If you were legally married on December 31, 2018, you will file as Married Filing Jointly or Separately.
You will need to report his information.
For more information of which would be better, follow this link: Married Filing Jointly v Separately
You must file as married. Either married filing separately or married filing jointly. Joint filing usually results in lower overall taxes, even if one spouse does not work or is retired. On a joint return you list all income, deductions and credits for both spouses.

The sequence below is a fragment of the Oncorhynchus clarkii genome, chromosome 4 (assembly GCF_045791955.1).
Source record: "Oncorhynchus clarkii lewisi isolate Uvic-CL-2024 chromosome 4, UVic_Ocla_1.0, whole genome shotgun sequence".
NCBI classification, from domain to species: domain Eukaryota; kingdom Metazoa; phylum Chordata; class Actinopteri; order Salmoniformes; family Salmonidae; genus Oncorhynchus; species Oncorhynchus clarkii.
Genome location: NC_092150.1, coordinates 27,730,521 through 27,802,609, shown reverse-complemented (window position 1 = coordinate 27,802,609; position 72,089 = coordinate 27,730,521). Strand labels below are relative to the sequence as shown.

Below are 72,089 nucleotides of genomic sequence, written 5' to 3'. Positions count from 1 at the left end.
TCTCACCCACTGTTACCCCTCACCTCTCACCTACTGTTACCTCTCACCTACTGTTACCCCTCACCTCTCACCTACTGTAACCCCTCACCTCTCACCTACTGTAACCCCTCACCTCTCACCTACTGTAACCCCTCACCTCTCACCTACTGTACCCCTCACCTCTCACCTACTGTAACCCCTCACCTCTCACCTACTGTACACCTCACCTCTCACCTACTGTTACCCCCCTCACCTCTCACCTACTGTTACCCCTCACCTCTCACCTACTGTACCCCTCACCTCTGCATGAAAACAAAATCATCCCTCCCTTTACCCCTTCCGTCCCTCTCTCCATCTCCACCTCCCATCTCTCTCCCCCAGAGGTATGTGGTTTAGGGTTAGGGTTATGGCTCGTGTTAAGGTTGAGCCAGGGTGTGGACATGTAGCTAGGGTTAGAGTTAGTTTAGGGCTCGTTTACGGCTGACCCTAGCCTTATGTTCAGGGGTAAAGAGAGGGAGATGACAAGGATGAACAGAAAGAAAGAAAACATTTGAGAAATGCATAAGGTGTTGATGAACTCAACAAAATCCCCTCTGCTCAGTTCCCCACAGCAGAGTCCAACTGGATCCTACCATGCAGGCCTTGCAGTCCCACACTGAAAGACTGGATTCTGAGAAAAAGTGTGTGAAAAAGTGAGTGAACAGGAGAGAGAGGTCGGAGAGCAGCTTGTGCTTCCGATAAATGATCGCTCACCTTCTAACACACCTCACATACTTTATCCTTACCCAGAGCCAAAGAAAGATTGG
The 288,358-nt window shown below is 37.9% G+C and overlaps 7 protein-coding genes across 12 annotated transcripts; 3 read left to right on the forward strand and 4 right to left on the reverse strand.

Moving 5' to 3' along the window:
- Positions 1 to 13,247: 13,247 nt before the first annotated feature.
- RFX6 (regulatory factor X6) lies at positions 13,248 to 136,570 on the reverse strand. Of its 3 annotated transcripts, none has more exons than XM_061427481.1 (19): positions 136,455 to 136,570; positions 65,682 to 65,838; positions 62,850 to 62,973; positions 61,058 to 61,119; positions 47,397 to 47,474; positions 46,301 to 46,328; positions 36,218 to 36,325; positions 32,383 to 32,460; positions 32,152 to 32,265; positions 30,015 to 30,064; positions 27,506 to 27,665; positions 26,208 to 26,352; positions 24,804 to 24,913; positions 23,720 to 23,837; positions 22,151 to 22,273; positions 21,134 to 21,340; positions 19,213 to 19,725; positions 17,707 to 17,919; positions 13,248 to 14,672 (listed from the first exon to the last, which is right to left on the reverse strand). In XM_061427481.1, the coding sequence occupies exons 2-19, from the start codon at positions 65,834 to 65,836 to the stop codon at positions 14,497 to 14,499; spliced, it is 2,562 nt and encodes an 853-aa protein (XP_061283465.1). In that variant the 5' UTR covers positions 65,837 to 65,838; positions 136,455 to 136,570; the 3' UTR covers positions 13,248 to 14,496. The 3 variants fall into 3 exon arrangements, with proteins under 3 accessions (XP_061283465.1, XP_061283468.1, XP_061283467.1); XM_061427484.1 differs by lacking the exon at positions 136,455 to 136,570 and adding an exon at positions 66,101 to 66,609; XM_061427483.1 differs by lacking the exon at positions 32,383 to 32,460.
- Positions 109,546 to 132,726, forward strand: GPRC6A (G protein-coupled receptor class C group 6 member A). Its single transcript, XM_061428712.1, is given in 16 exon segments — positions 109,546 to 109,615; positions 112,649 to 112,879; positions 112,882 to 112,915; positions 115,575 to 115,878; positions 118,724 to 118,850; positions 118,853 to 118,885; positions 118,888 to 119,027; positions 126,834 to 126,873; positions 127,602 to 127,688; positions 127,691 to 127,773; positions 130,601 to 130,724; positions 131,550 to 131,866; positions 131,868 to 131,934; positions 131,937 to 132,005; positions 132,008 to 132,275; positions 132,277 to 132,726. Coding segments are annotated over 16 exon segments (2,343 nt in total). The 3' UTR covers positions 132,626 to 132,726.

If you file separately, you still must give your spouse's name and SSN, because the IRS needs to make sure that you are both filing correctly for your situation.
For example, if you file jointly, your income may cause part of your spouse's social security to be taxable. But if you file separately, and lived together for even one day after the wedding, then he must file a return also and his social security is automatically taxable (the IRS is on to that trick, you can't hide his social security from tax by filing separately.)